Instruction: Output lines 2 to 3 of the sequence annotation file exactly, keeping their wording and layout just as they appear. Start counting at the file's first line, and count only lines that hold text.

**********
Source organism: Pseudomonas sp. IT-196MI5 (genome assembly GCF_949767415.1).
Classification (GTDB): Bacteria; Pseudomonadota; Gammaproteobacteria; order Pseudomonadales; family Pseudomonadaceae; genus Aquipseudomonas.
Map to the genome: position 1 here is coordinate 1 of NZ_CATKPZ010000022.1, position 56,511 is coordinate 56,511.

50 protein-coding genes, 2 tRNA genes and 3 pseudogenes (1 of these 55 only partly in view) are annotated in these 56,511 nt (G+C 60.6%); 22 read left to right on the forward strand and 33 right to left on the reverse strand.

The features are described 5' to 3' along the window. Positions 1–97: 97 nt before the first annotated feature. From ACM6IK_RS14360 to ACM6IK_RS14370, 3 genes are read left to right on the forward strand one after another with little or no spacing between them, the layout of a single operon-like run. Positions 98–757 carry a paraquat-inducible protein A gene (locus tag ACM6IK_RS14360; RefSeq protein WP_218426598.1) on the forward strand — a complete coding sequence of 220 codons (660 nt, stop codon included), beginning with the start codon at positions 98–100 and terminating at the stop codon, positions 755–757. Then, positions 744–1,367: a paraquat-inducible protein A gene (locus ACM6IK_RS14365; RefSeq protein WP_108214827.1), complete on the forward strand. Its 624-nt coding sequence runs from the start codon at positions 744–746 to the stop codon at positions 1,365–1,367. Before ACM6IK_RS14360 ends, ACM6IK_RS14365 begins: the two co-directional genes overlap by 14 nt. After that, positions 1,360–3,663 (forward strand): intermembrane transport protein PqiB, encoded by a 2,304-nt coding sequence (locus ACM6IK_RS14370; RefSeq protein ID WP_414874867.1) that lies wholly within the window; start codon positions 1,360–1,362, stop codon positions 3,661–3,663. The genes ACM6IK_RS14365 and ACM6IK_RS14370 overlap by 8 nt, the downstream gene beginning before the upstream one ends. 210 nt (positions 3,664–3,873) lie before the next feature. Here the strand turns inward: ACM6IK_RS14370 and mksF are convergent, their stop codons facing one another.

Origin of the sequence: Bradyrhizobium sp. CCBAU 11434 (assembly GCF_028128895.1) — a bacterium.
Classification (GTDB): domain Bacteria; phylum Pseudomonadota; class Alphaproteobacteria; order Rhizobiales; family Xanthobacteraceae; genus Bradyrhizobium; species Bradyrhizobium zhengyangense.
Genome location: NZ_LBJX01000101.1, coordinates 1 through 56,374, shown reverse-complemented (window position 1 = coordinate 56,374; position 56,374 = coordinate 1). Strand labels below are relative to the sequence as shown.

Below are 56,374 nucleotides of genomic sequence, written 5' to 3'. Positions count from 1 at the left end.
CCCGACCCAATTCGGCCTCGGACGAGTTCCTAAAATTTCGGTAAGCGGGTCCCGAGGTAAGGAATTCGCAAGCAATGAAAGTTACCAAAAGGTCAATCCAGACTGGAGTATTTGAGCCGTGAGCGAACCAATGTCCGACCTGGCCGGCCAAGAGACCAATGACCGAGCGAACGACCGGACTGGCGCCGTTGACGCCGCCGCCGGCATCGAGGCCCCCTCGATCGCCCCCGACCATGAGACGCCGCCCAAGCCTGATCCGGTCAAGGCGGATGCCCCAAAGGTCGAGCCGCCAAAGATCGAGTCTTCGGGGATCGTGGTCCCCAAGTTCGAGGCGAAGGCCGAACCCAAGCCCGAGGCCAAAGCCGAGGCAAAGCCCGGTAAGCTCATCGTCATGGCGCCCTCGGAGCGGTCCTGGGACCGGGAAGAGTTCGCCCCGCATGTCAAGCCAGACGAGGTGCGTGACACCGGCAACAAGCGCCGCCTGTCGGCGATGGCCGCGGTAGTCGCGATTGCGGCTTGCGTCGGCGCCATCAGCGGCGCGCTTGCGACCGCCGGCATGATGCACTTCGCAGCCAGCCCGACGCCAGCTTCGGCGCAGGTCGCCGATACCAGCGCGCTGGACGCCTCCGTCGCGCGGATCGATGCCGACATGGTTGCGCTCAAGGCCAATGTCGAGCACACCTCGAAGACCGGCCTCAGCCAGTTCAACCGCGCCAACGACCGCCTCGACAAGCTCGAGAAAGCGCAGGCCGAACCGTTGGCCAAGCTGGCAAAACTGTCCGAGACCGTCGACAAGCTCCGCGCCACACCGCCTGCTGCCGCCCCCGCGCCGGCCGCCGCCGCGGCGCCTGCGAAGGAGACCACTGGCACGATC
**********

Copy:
Classification (GTDB): Bacteria; Pseudomonadota; Gammaproteobacteria; order Pseudomonadales; family Pseudomonadaceae; genus Aquipseudomonas.
Map to the genome: position 1 here is coordinate 1 of NZ_CATKPZ010000022.1, position 56,511 is coordinate 56,511.